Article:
Economic difficulties can bring changes in crime patterns

Chief Inspector Jayne Dando
Chief Inspector Jayne Dando

CRIME has been falling in Eastbourne for the last three years, down by 19 per cent - that is an amazing figure.

But I am very aware that the tough economic climate can result in increases in certain types of crime.

As a result we remain vigilant in our daily process in Eastbourne, reviewing each crime reported to us, seeing where a pattern emerges and taking steps to prevent further offences and catch the culprits.

During the continuing dark evenings I ask you pay attention to your sheds and outbuildings, check they are secure and that items of value such as lawnmowers and bikes cannot be seen.

We are still seeing one or two offences of thefts during the month relating to sheds and remote garages.

Sussex Police has recently launched Community Resolution as an alternative way of dealing with less serious offences and allowing officers to use their professional judgement when deciding the outcome of the offence.

It can be applied to offences such as low-level public order, theft, criminal damage and minor assaults. It gives officers more power to make a decision about how a person should make amends for his or her actions. The victim remains at the heart of the decision making process.

The first example in Eastbourne was where a local person was caught stealing a coat from a pub. The culprit has returned the item and apologised for their actions, with full involvement of the victim.

The decision was that this was more appropriate reparation than going through the court system.

We believe Community Resolution is reinforcing the discretion of officers and common sense policing that puts victims first.

Of course, we will continue to treat more serious crimes in the appropriate manner.

For some months now I have been letting you know how much work we are doing on improving the quality of service my teams deliver, especially those unfortunate enough to become a victim of crime, or be involved in a road collision.

I am delighted to say this month, Eastbourne was the only district in the whole force to improve in all three areas of this performance target:

(1) ‘Satisfaction with Action Taken’ (2) ‘Satisfaction with Whole experience for vehicle crime’ and lastly (3) ‘Satisfaction with being kept informed’.

My team is committed to doing the right thing from beginning to end - we try as best we can to prevent the crime occurring in the first place, we try our best to catch the person/s responsible, while doing this we treat you with respect and keep you up to date with the progress of the investigation.

In each and every contact we have with you we want to provide a professional service.

Comments we have received from those surveyed include:

“They treated us with respect and sensitivity, took practical action and kept us informed with progress”, “I can’t fault them at all they were very good” and “I thought they were brilliant”.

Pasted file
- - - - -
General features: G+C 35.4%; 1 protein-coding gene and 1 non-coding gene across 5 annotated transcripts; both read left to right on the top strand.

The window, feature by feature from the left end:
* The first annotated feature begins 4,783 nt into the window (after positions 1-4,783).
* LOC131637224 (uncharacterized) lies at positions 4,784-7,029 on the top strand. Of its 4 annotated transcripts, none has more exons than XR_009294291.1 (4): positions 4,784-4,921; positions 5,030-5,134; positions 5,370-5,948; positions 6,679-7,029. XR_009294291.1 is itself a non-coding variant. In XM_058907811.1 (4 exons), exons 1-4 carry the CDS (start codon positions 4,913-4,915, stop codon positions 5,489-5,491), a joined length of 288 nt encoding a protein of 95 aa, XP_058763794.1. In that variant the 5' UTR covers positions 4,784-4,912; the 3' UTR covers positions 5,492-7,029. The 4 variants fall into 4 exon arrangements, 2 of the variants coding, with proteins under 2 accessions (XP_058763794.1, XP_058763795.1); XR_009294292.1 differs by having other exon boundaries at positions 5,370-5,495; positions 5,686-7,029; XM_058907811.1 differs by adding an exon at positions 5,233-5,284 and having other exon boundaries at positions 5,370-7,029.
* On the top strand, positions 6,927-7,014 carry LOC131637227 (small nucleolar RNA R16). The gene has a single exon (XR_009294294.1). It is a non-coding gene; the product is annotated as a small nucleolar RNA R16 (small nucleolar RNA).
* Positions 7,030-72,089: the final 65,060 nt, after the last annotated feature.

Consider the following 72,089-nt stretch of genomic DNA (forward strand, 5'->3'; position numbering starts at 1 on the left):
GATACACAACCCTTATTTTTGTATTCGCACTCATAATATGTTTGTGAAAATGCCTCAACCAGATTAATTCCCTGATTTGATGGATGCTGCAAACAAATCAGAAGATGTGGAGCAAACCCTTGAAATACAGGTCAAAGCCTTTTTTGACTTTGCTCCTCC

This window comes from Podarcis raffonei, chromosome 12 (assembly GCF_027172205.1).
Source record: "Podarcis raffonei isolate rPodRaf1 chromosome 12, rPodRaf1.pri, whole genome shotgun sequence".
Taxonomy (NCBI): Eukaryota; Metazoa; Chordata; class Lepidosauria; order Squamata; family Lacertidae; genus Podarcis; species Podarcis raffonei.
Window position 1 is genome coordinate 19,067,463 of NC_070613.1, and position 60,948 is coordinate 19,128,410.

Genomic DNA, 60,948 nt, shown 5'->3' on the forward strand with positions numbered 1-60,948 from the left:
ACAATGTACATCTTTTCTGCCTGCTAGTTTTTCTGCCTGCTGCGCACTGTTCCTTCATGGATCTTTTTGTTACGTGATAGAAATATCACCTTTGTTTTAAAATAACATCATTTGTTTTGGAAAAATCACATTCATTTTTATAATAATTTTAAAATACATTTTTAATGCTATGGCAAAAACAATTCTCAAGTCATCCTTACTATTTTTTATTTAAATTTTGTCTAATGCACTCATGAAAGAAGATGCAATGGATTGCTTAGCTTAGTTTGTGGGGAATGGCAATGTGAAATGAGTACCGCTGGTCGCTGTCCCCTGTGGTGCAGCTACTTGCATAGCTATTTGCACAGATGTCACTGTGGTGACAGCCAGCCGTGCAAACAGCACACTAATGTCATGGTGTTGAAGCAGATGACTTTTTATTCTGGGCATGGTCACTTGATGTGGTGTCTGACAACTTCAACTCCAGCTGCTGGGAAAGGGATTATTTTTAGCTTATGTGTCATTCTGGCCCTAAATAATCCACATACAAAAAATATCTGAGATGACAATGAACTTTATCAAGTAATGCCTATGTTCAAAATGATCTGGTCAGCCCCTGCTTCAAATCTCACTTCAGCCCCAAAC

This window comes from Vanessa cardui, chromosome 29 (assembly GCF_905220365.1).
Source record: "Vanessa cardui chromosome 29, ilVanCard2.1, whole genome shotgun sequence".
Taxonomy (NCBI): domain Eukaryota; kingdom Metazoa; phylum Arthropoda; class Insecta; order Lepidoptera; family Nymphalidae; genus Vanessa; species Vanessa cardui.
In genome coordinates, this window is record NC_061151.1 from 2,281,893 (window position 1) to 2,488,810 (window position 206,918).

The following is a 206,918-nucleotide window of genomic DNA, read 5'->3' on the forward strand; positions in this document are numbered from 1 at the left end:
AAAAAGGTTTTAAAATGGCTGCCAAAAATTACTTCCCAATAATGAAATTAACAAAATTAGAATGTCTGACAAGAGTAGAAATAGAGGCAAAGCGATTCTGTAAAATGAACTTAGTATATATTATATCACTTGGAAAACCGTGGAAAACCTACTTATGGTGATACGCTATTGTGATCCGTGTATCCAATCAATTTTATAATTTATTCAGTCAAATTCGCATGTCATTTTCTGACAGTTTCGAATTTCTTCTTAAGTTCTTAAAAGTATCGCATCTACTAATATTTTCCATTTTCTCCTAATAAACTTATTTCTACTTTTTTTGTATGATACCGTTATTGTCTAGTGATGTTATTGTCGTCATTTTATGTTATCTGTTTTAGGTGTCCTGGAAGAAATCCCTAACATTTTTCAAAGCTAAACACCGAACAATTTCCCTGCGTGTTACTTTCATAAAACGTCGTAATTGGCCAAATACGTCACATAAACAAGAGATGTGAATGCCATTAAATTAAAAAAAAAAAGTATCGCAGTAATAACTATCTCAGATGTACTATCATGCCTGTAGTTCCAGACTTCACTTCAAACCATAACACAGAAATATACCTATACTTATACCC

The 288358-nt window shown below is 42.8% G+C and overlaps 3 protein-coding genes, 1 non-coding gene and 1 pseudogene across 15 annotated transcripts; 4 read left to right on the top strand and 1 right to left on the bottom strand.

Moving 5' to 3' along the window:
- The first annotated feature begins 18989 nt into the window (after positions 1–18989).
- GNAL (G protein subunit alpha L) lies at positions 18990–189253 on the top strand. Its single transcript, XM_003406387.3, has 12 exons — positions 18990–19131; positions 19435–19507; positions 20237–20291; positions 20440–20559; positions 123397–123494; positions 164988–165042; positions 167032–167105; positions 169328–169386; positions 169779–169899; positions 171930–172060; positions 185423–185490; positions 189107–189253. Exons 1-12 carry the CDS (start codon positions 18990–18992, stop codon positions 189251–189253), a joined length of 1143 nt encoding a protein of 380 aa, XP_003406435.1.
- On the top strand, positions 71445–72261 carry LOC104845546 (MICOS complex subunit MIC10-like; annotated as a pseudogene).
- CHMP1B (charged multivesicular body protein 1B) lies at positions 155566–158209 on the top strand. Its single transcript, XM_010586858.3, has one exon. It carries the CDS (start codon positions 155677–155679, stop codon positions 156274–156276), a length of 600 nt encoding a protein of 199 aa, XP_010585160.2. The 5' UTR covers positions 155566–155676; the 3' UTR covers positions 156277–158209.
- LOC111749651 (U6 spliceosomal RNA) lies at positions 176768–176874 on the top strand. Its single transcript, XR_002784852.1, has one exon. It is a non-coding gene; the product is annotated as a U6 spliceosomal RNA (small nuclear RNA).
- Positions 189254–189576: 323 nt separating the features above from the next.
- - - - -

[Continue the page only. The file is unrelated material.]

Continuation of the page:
These are just a few. Where we have not got the service right we do what we can to address this, with a visit and personal contact.

In the coming weeks, my team will work closely with colleagues in the Road Policing Unit to be visible at primary and junior school drop offs and pick ups, to offer advice around seat belt use and where appropriate give warnings about lack of appropriate restraints. I urge you to consider this every time you put your children in the car.

Our Eastbourne twitter site has really taken off over the past few months with more than 570 followers. Have a look for yourself. Find us at www.twitter.com/eastbournepol

Lastly, I share some of the good results the team has had, especially where there is learning for all of us.

Recently in a local supermarket, an 87 year old lady paid for her shopping with her credit card, unbeknown to her she was overlooked by a male behind her, watching her key in her PIN number.

Outside she was approached by a male purporting to be from the store, stating there was a problem and asking her to hand over her credit card which she duly did. This male was now in possession of her card and the PIN he had seen her key in. He made off from the scene with her card.

In a scenario which unfolded like an episode from The Bill, officers picked up the incident and worked with the lady and the store to identify a suspect, arrest him, and charge him with the offence. He is due for sentencing next month. All credit to the lady who recalled such detail about the suspect.

The age of the lady in this offence is an irrelevance really. We all need to be more aware of the security of PIN numbers, and I would advise you to never hand over your credit card to someone you don’t know.

We are already planning resources for the arrival of spring and the busy season. If you have any concerns about any crime related matters and wish to speak to your Neighbourhood Policing Team - contact details can be found at www.sussex.police.uk